Regional events will also be held at each of Cannon Design’s 15 offices on the 26th.
For more information on Environmental Awareness Week, as well as Cannon Design’s interviews with each of the speakers, check out their blog.
Designed by Cannon Design, the expansion of the University of California Riverside (UCR) Recreation Center will provide additional fitness and activity spaces integrating with the existing building and site creating a unified recreation complex. Located at the north boundary of the main campus within the natural Arroyo Zone, the design also includes views to the Box Springs Mountains to the east. The building is scheduled to open in 2014. More images and architects’ description after the break.
Cannon Design recently announced that they are teaming up with Maya Lin and Toshiko Mori, FAIA to design a new, innovative research campus for Novartis, a global leader in the pharmaceutical industry. The new $600 million laboratory and office complex will serve as the centerpiece of the company’s worldwide research operations based in Cambridge, Massachusetts and change the way Novartis conducts research. Doing so will help in promoting increased collaboration, idea-sharing, and teamwork. The entire project is slated for completion in 2015. More images and architects’ description after the break.
A few months ago, Deborah Sheehan, a Principal and Healthcare Leader at Cannon Design, was given the task of designing a prototype healthcare facility in Afghanistan, a country averaging about one hospital bed for every 2,400 people.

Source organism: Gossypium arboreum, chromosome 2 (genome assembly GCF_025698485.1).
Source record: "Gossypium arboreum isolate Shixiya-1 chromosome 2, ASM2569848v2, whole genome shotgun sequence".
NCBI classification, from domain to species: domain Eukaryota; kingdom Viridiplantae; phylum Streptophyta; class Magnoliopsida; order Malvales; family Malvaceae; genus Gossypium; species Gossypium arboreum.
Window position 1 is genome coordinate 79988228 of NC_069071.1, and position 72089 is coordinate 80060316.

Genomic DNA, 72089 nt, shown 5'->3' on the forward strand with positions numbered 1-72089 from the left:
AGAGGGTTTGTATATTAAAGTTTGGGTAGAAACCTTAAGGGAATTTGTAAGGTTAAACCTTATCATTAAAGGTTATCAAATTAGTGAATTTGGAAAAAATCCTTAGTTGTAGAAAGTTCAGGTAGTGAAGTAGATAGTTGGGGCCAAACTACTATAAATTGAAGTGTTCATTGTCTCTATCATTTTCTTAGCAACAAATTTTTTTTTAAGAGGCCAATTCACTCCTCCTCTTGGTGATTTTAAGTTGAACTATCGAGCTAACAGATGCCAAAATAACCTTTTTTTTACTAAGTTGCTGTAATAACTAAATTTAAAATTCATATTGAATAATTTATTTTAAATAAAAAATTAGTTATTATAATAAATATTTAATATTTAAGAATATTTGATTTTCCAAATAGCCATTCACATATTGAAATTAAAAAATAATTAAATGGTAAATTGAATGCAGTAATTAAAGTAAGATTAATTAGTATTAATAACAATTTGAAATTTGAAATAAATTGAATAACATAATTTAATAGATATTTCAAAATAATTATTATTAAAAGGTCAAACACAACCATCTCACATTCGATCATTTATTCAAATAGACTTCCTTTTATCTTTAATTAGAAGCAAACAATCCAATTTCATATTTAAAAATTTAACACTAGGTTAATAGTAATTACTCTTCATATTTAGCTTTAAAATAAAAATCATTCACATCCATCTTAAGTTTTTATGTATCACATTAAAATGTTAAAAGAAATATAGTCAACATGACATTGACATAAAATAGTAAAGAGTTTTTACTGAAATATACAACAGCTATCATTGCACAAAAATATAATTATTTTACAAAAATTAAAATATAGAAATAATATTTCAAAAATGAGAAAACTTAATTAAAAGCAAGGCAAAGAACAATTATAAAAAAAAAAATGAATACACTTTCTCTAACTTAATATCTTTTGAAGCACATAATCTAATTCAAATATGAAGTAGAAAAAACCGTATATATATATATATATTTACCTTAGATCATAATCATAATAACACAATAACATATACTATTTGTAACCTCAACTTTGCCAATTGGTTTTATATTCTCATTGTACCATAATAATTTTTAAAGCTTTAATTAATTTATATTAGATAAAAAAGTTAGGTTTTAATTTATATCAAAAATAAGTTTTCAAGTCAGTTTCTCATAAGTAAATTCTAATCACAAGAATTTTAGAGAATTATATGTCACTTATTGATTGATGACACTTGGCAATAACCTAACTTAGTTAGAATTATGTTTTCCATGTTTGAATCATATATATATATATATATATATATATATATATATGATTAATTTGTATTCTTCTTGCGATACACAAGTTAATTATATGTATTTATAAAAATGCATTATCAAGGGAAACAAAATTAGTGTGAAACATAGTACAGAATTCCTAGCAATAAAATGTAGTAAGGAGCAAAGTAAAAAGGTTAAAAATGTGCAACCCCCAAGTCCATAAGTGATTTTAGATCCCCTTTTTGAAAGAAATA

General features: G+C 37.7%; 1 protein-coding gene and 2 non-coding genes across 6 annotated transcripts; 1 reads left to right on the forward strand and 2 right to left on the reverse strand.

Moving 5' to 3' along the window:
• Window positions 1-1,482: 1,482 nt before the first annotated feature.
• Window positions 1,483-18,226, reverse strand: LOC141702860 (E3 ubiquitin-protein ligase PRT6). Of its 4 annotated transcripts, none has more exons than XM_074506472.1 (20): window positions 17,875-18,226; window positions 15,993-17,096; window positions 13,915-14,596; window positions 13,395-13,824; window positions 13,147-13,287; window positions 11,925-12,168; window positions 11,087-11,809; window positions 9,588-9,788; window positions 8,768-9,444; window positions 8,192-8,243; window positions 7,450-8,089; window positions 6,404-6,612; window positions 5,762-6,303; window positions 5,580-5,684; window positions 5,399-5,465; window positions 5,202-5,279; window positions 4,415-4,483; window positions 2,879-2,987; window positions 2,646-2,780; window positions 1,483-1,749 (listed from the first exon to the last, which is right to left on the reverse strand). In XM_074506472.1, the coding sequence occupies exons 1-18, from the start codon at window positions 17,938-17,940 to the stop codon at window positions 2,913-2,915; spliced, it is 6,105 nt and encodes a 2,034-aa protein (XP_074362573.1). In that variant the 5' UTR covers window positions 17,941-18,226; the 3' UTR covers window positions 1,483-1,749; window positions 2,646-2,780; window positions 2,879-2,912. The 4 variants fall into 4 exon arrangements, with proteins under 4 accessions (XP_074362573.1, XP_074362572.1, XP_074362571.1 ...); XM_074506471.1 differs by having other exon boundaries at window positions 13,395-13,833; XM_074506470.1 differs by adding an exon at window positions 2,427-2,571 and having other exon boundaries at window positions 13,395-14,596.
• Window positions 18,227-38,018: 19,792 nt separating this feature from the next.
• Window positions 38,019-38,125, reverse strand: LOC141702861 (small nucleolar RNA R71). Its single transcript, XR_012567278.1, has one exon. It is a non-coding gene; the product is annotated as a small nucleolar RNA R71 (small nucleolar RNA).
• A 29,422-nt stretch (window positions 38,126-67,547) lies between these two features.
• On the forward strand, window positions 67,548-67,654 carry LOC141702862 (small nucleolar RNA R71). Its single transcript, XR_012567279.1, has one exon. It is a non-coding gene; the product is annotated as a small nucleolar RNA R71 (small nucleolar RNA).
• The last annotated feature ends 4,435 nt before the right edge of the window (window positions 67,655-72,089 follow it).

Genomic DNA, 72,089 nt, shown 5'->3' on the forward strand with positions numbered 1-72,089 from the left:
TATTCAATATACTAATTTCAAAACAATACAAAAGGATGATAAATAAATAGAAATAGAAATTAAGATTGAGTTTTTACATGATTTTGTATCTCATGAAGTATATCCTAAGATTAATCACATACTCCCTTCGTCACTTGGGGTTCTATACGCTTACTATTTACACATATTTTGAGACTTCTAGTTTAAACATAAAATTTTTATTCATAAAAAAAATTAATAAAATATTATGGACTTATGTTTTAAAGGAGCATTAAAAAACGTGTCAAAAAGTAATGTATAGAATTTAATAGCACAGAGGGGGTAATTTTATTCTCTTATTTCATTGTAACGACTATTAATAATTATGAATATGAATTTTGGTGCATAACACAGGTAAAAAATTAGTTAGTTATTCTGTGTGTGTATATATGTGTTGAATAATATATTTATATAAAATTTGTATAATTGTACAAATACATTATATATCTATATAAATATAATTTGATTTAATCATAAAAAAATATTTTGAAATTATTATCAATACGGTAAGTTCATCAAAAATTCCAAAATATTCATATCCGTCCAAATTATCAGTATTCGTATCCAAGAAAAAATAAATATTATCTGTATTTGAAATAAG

The challenges that Sheehan and her colleagues faced were considerable: limited construction materials, few skilled tradesmen, political corruption, tribal rivalries. But the resultant design solutions were smart, low-cost, and high-quality – they had to be, after all.
To a certain extent, Sheehan was expecting her team to come up with an innovative design; what she didn’t consider, however, was how applicable the design strategies would be to our own troubled system. In her article for HealthCare Design, “Beautiful, Broken, and Broke,” Sheehan outlines the 4 things the Afghanistan healthcare system does well, frankly better than the American, and what we could gain by applying them here…